Photographs of sections from the brain of a squirrel monkey following injection of 0.05 μl 2% wheat germ agglutinin conjugated with horseradish peroxidase in the foot region of the left and hand region of the right hemisphere precentral cortex. The sections were reacted with tetramethylbenzidine and then stained with neutral red, mounted, and examined with polarizedlight microscopy. A: Transverse section through the medulla at the level of the inferior olive. The evenness in the fiber labeling of the pyramids is easily seen. Fine fibers leaving the pyramids (p) on the left side correspond to the forelimb injection and cross the brainstem to terminate the lateral reticular formation (lrn). Bar = 1 mm. B: Transverse section through the rostral part of the pyramidal decussation. Heavy terminal labeling is visible in the gracile nucleus (gr) on the left while more scattered labeling is seen in and around the cuneate nucleus (cu) on the right. The pyramidal tracts (px) are decussating symmetrically. Bar = 1 mm. C: A slightly more caudal section than shown in C, but still in the pyramidal decussation. The gracile nucleus is still heavily labeled; the labeling in the cuneate nucleus has become more focused and has shifted medially. Decussating pyramidal fibers have moved dorsally and laterally but still occupy symmetrical positions in their respective halves of the brainstem. Bar = 1 mm. D: Transverse section immediately caudal to the pyramidal decussation. The labeled corticospinal (cs) tracts form roughly circular patterns that occupy symmetrical areas on both sides. The gracile labeling is largely absent, while the cuneate labeling is dense and sharply defined. A second area of corticospinal termination (curved arrow) is visible on the medial border of the right corticospinal tract. This area lies in Kuypers' internuncial region. Some of the corticospinal terminals are present in the cuneate nucleus (long arrow) and the rest are in the central gray area (short arrow). Bar = 1 mm. Modified from Pappas et al.: J Neurosurg 75:935–940, 1991, with permission.

  • View in gallery

    Measurement of MCC following distractive flexion injury. A = midsagittal diameter 2 segments above the site of injury; I = midsagittal diameter at the level of injury; B = midsagittal diameter 2 segments below the site of injury. MCC (%)=[1−I/(A+B)/2] × 100. (See Furlan et al.)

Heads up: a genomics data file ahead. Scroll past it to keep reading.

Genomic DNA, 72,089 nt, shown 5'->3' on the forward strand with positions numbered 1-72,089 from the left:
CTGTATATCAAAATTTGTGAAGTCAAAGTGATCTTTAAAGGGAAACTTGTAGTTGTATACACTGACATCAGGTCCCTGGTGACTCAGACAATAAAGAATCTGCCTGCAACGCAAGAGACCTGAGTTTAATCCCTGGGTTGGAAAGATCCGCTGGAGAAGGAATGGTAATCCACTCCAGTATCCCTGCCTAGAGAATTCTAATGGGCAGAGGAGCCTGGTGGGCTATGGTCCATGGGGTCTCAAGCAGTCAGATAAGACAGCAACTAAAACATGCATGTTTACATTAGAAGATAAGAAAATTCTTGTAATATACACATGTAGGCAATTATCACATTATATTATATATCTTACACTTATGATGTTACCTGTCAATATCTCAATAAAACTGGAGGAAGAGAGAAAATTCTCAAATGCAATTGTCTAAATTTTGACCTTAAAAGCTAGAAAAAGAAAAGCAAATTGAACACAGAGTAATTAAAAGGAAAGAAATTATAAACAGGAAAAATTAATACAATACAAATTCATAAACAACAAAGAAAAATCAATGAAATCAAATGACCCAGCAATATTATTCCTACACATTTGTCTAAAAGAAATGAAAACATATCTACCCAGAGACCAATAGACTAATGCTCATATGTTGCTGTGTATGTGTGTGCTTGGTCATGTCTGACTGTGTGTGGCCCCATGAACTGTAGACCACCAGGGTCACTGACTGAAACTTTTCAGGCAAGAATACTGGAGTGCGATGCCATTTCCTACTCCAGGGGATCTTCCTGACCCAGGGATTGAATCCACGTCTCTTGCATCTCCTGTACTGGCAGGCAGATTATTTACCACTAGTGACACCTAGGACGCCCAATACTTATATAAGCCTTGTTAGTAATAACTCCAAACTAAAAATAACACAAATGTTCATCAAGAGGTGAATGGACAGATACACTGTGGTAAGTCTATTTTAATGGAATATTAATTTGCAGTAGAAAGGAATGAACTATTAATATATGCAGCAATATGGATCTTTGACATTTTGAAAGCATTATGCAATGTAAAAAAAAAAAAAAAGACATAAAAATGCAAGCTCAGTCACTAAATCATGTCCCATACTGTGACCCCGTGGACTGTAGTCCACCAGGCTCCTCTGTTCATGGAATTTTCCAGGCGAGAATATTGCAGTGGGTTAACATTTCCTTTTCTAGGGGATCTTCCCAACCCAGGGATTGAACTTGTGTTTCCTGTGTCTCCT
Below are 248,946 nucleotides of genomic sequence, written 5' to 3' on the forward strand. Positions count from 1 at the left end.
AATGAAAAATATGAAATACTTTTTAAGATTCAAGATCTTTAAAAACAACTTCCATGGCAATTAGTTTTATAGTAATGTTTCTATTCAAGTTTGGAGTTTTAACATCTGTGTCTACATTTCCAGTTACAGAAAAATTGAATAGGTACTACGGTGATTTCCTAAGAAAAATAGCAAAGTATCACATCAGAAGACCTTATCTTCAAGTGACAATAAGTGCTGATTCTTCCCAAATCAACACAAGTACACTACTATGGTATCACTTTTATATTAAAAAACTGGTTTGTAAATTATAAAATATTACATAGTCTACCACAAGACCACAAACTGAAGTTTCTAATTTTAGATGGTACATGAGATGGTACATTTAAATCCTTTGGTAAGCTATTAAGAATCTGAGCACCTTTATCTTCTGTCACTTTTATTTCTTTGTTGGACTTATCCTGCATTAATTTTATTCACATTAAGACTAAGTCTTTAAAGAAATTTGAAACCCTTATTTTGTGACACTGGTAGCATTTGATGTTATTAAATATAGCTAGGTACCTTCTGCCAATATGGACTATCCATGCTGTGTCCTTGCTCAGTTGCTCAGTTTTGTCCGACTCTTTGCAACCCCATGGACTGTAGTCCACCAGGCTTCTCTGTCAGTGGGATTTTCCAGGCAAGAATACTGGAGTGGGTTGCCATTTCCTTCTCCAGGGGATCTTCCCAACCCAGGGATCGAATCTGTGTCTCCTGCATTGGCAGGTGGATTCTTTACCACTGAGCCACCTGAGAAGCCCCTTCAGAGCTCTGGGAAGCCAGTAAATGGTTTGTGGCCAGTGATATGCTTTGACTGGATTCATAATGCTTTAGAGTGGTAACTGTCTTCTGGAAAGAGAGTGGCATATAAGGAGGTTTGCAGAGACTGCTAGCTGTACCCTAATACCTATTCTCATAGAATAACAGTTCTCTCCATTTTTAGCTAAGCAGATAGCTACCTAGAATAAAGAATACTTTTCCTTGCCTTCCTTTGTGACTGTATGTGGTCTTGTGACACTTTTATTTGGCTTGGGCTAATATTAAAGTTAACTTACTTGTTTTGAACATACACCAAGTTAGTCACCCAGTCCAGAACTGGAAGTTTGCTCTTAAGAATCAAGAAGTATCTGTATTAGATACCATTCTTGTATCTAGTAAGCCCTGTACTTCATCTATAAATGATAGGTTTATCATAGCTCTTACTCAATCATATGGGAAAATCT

• View in gallery

    Measurement of MSCC following TCCS. a = spinal cord diameter on T2-weighted images at 2 cord segments above the injury; i = spinal cord diameter at the level of injury; b = spinal cord diameter 2 segment below the level of injury. MSSC (%) = [1−i/(a+b)/2] × 100. (For more information, see Furlan et al.)

  • View in gallery

    Measurement of LL on T2-weighted MR images in mm. Type 1 injury is defined as any injury with bleeding inside the spinal cord, Type 2 is defined high signal without bleeding and more than one skeletal segment in length, and Type 3 is defined as high signal without evidence of bleeding confined to 1 skeletal segment. (For details, see Furlan et al.31 and Schaefer et al., 1992.)

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Tan ESchweitzer MEVaccaro LSpetell AC: Is computed tomography of nonvisualized C7-T1 cost-effective?. J Spinal Disord 12:4724761999

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Taylor AR: The mechanism of injury to the spinal cord in the neck without damage to the vertebral column. J Bone Joint Surg Br 33:5435471951

69

Taylor ARBlackwood W: Paraplegia in hyperextension cervical injuries with normal radiographic appearance. J Bone Joint Surg Br 30:2452481948

70

Tehranzadeh JBonk RTAnsari AMesgarzadeh M: Efficacy of limited CT for nonvisualized lower cervical spine in patients with blunt trauma. Skeletal Radiol 23:3493521994

71

Thorburn W: Cases on injury to the cervical region of the spinal cord. Brain 9:5105431887

72

Tow AMKong KH: Central cord syndrome: functional outcome after rehabilitation. Spinal Cord 36:1561601998

73

Tower SS: Pyramidal lesion in the monkey. Brain 63:36901940

74

Uribe JGreen BAVanni SMoza KGuest JDLevi AD: Acute traumatic central cord syndrome— experience using surgical decompression with open-door expansile cervical laminoplasty. Surg Neurol 63:5055102005

75

Vaccaro ARFalatyn SPFlanders AEBalderston RACotler JM: Magnetic resonance evaluation of the intervertebral disc, spinal ligaments, and spinal cord before and after closed traction- reduction of cervical spine dislocations. Spine 24:121012171999

76

Vaccaro ARHulbert RJPatel AAFisher CDvorak MLehman RA: The subaxial cervical spine injury classification system: a novel approach to recognize the importance of morphology, neurology, and integrity of the disco-ligamentous complex. Spine 32:236523742007

77

Wallenberg A: Anatomischer Befund in einem als “acute Bulbärraffection (Embolie der Art. cerebellar post. inf. sinistr.?)” beschriebenen Falle. Eur Arch Psychiatry Clin Neurosci 34:9239591901

78

White AASouthwick WOPanjabi MM: Clinical instability in the lower cervical spine: a review of past and current concepts. Spine 1:15271976

79

Yamazaki TYanaka KFujita KKamezaki TUemura KNose T: Traumatic central cord syndrome:analysis of factors affecting the outcome. Surg Neurol 63:95992005